# About locally finite condition in category $\mathcal{O}^\mathfrak{p}$

Denote by $$\mathfrak{g}$$ a complex semisimple Lie algebra and let $$\mathfrak{h}$$ be a Cartan subalgebra of $$\mathfrak{g}$$.

Denote by $$\Phi$$ the root system of $$(\mathfrak{g},\mathfrak{h})$$ and denote by $$\mathfrak{g}_\alpha$$ the root subspace of $$\mathfrak{g}$$ corresponding to a root $$\alpha$$.

We fix a choice of the set of positive roots $$\Phi^+$$, and let $$\Delta$$ be the corresponding subset of simple roots in $$\Phi^+$$. Note that each subset $$I\subseteq\Delta$$ generates a root system $$\Phi_I\subseteq\Phi$$, with positive roots $$\Phi_I^+=\Phi_I\cap \Phi^+$$.

There are a number of subalgebras of $$\mathfrak{g}$$ associated with the root system $$\Phi_I$$. Let $$\mathfrak{l}_I=\mathfrak{h}\oplus\sum_{\alpha\in\Phi_I}\mathfrak{g}_\alpha$$ be the Levi subalgebra and let $$\mathfrak{u}_I=\sum_{\alpha\in\Phi^+\backslash\Phi_I^+}\mathfrak{g}_\alpha$$ be the nilpotent radical. Then $$\mathfrak{p}_I=\mathfrak{l}_I\oplus \mathfrak{u}_I$$ is the standard parabolic subalgebra.

We note that once $$I$$ is fixed, there is little use for other subsets of $$\Delta$$. Therefore, we omit the subscript if a subalgebra is obviously associated to $$I$$.

The category $$\mathcal{O}^\mathfrak{p}$$ is the full subcategory of $$U(\mathfrak{g})$$-Mod such that every object $$M$$ in category $$\mathcal{O}^\mathfrak{p}$$ satisfies the following conditions.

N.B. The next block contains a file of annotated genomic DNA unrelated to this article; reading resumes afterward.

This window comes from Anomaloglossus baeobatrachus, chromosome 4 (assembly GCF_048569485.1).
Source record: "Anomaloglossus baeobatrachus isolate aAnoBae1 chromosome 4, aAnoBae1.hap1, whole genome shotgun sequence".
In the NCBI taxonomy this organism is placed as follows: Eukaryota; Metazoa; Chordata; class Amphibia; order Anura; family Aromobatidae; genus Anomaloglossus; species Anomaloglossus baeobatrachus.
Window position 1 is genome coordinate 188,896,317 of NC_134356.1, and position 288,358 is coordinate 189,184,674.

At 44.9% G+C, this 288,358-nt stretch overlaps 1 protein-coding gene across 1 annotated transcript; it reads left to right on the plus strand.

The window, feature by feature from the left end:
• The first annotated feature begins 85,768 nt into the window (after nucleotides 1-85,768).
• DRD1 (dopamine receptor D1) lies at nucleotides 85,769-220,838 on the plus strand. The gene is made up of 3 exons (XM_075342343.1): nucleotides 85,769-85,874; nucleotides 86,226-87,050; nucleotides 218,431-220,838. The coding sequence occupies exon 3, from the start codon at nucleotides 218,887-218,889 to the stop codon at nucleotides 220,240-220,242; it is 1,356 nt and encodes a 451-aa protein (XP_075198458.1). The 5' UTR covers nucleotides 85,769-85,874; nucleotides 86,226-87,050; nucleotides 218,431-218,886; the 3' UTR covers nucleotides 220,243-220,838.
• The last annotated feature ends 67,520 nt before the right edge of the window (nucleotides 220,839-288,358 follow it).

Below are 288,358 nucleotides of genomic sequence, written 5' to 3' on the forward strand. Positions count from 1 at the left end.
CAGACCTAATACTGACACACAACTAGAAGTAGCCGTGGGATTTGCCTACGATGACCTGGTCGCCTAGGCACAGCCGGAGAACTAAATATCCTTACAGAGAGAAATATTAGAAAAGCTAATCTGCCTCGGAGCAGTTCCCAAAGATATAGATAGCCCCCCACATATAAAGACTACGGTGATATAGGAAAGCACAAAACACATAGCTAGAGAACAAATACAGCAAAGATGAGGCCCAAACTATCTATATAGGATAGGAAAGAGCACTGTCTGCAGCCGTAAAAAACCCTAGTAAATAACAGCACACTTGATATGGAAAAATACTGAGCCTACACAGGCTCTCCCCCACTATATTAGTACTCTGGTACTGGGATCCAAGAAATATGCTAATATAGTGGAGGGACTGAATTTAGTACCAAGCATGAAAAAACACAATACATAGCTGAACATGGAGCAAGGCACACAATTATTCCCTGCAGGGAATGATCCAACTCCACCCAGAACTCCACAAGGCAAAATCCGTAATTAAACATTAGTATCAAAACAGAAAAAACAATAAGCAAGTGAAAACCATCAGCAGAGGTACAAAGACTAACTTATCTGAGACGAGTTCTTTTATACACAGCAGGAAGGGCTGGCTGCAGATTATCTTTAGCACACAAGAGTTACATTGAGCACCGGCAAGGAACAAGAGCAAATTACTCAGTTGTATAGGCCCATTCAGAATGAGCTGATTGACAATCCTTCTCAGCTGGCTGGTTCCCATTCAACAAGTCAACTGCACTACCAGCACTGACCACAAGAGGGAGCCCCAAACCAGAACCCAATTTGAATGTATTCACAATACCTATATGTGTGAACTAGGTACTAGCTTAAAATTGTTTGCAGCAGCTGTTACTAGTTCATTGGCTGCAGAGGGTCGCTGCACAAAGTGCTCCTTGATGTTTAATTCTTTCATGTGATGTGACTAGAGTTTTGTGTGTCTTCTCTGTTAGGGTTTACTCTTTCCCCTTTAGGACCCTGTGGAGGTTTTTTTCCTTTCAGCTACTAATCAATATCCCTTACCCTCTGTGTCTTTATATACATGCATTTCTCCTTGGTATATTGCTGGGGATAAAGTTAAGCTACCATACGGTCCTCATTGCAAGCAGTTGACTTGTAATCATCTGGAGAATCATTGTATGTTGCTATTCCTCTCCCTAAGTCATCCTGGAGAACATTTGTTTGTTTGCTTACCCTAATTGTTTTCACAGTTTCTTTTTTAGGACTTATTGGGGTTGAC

1. $$M$$ is a finitely generated $$U(\mathfrak{g})$$-module.

2. $$M$$ is a direct sum of finite-dimensional simple $$U(\mathfrak{l})$$-modules.

3. $$M$$ is locally finite as a $$U(\mathfrak{p})$$-module.

I have search the notation: locally finite.

I get the following:

Locally finite modules $$M$$ are modules whose finitely generated submodules are finite (as sets).

I would like to know is that the correct definition for the locally finite in the definition of $$\mathcal{O}^\mathfrak{p}$$, secondly, I would like to know what is the intuitions/motivations for one to define $$\mathcal{O}^\mathfrak{p}$$ in such a way. Other two conditions seems more natural than the third one to me.

• For the definition of locally finite you should replace 'finite (as sets)' by 'finite dimensional (as vector spaces)' in your boldface definition. Equivalently every element of $M$ lives in a $U(\mathfrak{p})$-submodule that is finite dimensional as a vector space. – Simon Wadsley Dec 19 '18 at 12:08
• I think that, as often, the motivation comes from the examples. i.e. all three conditions hold in a large family of interesting examples of $U(\mathfrak{g})$-modules. – Simon Wadsley Dec 19 '18 at 12:11

3b. the nilradical of $$\mathfrak{p}$$ acts locally nilpotently on $$M$$